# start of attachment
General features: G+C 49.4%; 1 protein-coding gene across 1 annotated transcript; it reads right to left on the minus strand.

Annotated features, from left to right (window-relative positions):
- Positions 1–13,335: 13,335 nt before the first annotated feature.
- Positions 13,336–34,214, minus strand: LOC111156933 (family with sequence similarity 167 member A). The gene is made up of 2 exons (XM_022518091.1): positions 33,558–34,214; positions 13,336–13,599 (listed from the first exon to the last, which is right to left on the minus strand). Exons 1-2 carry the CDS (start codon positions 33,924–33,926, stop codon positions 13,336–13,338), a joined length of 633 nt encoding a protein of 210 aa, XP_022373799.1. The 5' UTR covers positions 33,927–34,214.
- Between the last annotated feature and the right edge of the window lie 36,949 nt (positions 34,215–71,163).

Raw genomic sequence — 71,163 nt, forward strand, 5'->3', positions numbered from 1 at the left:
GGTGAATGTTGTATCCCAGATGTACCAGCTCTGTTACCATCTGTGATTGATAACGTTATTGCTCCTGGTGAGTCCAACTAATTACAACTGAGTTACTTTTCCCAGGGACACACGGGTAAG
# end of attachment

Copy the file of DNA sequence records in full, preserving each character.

General features: G+C 49.4%; 1 protein-coding gene across 1 annotated transcript; it reads right to left on the minus strand.

Annotated features, from left to right (window-relative positions):
- Positions 1–13,335: 13,335 nt before the first annotated feature.
- Positions 13,336–34,214, minus strand: LOC111156933 (family with sequence similarity 167 member A). The gene is made up of 2 exons (XM_022518091.1): positions 33,558–34,214; positions 13,336–13,599 (listed from the first exon to the last, which is right to left on the minus strand). Exons 1-2 carry the CDS (start codon positions 33,924–33,926, stop codon positions 13,336–13,338), a joined length of 633 nt encoding a protein of 210 aa, XP_022373799.1. The 5' UTR covers positions 33,927–34,214.
- Between the last annotated feature and the right edge of the window lie 36,949 nt (positions 34,215–71,163).

Raw genomic sequence — 71,163 nt, forward strand, 5'->3', positions numbered from 1 at the left:
GGTGAATGTTGTATCCCAGATGTACCAGCTCTGTTACCATCTGTGATTGATAACGTTATTGCTCCTGGTGAGTCCAACTAATTACAACTGAGTTACTTTTCCCAGGGACACACGGGTAAG